Background: Neutralizing autoantibodies (Abs) against granulocyte–macrophage colony-stimulating factor (GM-CSF Ab) have been associated with stricturing ileal Crohn's disease (CD) in a largely pediatric patient cohort (total 394, adult CD 57). The aim of this study was to examine this association in 2 independent predominantly adult inflammatory bowel disease patient cohorts.
Methods: Serum samples from 742 subjects from the NIDDK IBD Genetics Consortium and 736 subjects from Australia were analyzed for GM-CSF Ab and genetic markers. We conducted multiple regression analysis with backward elimination to assess the contribution of GM-CSF Ab levels and established CD risk alleles and smoking on ileal disease location in the 477 combined CD subjects from both cohorts. We also determined associations of GM-CSF Ab levels with complications requiring surgical intervention in combined CD subjects in both cohorts.
Results: Serum samples from patients with CD expressed significantly higher concentrations of GM-CSF Ab when compared with ulcerative colitis or controls in each cohort. Nonsmokers with ileal CD expressed significantly higher GM-CSF Ab concentrations in the Australian cohort (P = 0.002). Elevated GM-CSF Ab, ileal disease location, and disease duration more than 3 years were independently associated with stricturing/penetrating behavior and intestinal resection for CD.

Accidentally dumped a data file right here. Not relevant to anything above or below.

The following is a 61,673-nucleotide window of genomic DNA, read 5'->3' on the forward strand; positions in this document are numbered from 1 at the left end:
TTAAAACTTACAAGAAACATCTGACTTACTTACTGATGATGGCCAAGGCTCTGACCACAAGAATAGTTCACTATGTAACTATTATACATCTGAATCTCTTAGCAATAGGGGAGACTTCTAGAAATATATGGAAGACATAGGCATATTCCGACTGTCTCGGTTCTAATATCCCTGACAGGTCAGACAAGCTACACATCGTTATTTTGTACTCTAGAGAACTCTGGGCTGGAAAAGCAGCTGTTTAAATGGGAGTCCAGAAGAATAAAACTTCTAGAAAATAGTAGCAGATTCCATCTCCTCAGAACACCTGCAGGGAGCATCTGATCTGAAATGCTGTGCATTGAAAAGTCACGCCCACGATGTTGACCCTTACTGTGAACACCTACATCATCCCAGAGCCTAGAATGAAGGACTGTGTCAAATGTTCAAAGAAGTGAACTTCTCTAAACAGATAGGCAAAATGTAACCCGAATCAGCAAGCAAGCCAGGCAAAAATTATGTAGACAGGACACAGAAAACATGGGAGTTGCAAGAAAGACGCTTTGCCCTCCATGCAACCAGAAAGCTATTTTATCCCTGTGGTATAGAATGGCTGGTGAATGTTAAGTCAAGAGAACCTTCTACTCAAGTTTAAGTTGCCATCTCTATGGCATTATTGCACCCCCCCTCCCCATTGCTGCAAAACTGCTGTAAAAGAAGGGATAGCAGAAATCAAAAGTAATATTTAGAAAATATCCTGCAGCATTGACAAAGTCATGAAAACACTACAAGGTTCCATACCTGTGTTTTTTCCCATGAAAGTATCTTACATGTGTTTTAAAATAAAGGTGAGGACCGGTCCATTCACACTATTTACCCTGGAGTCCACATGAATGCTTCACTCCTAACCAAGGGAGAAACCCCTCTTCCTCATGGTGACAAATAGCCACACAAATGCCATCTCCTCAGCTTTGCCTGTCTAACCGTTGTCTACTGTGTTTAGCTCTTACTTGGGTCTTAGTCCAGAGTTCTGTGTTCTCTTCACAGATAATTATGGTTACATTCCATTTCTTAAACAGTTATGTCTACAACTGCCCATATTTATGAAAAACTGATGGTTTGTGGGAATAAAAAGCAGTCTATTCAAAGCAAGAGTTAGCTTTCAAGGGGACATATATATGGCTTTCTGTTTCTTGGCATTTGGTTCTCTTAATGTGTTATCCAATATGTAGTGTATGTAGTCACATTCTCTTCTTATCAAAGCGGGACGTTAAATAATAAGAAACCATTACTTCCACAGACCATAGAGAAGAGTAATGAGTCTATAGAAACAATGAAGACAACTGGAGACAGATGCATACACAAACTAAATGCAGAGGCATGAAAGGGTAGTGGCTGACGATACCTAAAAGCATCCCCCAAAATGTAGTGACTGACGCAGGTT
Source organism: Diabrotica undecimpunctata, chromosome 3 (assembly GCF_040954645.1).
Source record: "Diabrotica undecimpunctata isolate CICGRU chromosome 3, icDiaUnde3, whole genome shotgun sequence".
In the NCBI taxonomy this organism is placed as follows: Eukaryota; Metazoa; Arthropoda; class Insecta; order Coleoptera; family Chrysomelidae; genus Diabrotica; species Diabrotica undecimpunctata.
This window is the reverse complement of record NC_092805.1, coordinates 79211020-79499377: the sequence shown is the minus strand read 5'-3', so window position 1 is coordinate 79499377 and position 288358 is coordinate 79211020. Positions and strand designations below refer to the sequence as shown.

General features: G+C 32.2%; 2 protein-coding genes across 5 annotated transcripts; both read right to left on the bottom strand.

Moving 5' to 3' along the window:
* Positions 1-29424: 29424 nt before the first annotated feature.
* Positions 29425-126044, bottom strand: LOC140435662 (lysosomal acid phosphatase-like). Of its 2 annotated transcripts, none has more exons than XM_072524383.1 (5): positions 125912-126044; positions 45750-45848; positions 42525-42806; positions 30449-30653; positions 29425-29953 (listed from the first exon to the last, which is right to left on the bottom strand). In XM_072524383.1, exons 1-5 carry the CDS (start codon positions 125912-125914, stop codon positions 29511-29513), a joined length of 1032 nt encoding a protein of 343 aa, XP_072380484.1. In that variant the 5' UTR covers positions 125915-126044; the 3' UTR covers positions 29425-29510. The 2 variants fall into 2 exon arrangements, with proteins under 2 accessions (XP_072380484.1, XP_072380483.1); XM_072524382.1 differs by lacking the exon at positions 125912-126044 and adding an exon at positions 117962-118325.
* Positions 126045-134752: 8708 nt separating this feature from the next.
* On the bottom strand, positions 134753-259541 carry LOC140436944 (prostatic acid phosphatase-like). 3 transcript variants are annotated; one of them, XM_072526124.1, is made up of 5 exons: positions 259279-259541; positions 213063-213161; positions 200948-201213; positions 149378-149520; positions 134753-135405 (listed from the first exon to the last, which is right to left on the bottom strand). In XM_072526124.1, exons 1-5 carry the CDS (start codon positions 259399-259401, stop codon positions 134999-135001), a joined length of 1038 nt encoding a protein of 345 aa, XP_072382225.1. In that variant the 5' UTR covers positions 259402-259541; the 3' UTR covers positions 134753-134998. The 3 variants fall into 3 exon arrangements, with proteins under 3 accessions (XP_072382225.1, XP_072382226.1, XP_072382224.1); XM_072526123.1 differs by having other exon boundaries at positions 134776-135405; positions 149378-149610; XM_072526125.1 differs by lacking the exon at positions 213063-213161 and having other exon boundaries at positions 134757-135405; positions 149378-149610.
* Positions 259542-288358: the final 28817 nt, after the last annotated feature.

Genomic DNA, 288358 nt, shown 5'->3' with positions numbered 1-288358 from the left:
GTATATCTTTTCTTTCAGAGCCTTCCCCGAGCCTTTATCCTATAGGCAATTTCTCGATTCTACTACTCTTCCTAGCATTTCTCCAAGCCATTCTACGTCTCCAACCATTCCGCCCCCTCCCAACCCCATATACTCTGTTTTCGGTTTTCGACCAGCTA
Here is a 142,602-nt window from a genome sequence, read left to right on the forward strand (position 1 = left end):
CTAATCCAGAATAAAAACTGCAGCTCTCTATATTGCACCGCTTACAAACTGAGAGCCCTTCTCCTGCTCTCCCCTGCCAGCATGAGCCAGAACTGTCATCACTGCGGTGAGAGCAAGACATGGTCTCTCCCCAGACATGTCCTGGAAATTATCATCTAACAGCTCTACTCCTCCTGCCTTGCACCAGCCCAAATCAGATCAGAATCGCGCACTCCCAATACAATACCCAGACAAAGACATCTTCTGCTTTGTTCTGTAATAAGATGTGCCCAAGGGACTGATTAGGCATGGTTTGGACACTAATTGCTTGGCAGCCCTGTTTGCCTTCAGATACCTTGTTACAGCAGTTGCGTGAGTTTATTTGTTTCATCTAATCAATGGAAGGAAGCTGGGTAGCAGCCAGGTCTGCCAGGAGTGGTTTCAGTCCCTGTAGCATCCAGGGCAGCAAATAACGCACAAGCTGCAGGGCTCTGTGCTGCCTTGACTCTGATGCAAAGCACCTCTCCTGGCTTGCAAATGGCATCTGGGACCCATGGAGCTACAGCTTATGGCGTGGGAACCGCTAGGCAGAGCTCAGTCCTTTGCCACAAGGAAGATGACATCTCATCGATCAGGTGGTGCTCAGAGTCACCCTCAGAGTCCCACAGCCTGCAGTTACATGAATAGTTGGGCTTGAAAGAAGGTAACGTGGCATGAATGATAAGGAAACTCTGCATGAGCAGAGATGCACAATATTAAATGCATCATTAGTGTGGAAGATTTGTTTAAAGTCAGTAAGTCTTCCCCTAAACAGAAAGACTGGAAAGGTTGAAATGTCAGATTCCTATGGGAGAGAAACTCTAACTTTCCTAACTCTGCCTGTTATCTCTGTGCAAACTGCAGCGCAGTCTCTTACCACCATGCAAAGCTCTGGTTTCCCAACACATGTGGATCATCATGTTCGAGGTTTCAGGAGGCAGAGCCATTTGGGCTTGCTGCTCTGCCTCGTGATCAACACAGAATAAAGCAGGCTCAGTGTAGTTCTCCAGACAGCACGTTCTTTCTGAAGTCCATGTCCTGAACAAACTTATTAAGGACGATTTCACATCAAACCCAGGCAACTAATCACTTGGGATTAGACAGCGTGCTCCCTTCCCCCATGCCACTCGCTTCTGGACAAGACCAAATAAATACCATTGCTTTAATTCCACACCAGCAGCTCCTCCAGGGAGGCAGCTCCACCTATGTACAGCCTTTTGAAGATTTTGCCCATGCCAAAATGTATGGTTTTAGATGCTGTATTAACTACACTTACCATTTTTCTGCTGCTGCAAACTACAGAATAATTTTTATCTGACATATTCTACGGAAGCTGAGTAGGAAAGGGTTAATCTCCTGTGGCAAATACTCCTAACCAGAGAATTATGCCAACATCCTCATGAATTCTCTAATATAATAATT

Conclusions: The expression of high GM-CSF Ab is a risk marker for aggressive CD behavior and complications including surgery. Modifying factors include environmental exposure to smoking and genetic risk markers.
Article first published online 6 June 2013
*Division of Pediatric Gastroenterology, Stony Brook University Hospital, Stony Brook, New York;
†Division of Biostatistics and Epidemiology, Cincinnati Children's Hospital Medical Center, Cincinnati, Ohio;
‡Department of Medicine, Section of Digestive Diseases, Yale University School of Medicine, New Haven, Connecticut;
§Division of Gastroenterology, Hepatology, and Nutrition, Cincinnati Children's Hospital Medical Center and University of Cincinnati College of Medicine, Cincinnati, Ohio;
‖Division of Inflammatory Bowel Diseases, Genetic Epidemiology, Queensland Institute of Medical Research, Brisbane, Australia;
¶Department of Gastroenterology, Royal Brisbane and Women’s Hospital, Brisbane, Australia;
**IBD Research Unit, Zane Cohen Centre, Mount Sinai Hospital, Toronto, Ontario, Canada;
††Department of Mathematical Sciences, University of Cincinnati, Cincinnati, Ohio;
‡‡Division of Pulmonary Biology, Cincinnati Children's Hospital Medical Center and University of Cincinnati College of Medicine, Cincinnati, Ohio; and
§§Department of Genetics, Yale University School of Medicine, New Haven, Connecticut.
Reprints: Grace Gathungu, MD, Division of Pediatric Gastroenterology, Stony Brook University Hospital, HSC T11-080, Stony Brook, NY 11794 (e-mail: email@example.com).
Supplemental digital content is available for this article. Direct URL citations appear in the printed text and are provided in the HTML and PDF versions of this article on the journal's Web site (http://www.ibdjournal.org/).
Supported in part by the National Institutes of Health grants U01DK 062422-08 S1, R01DK078683-03, NIDDK U01 DK062429 (J.H.C.), U01 DK062422 (J.H.C.), and R01HL085453.
Judy H. Cho is a medical consultant for Pfizer. All remaining authors have nothing to disclose.
Received November 01, 2012
Accepted November 6, 2012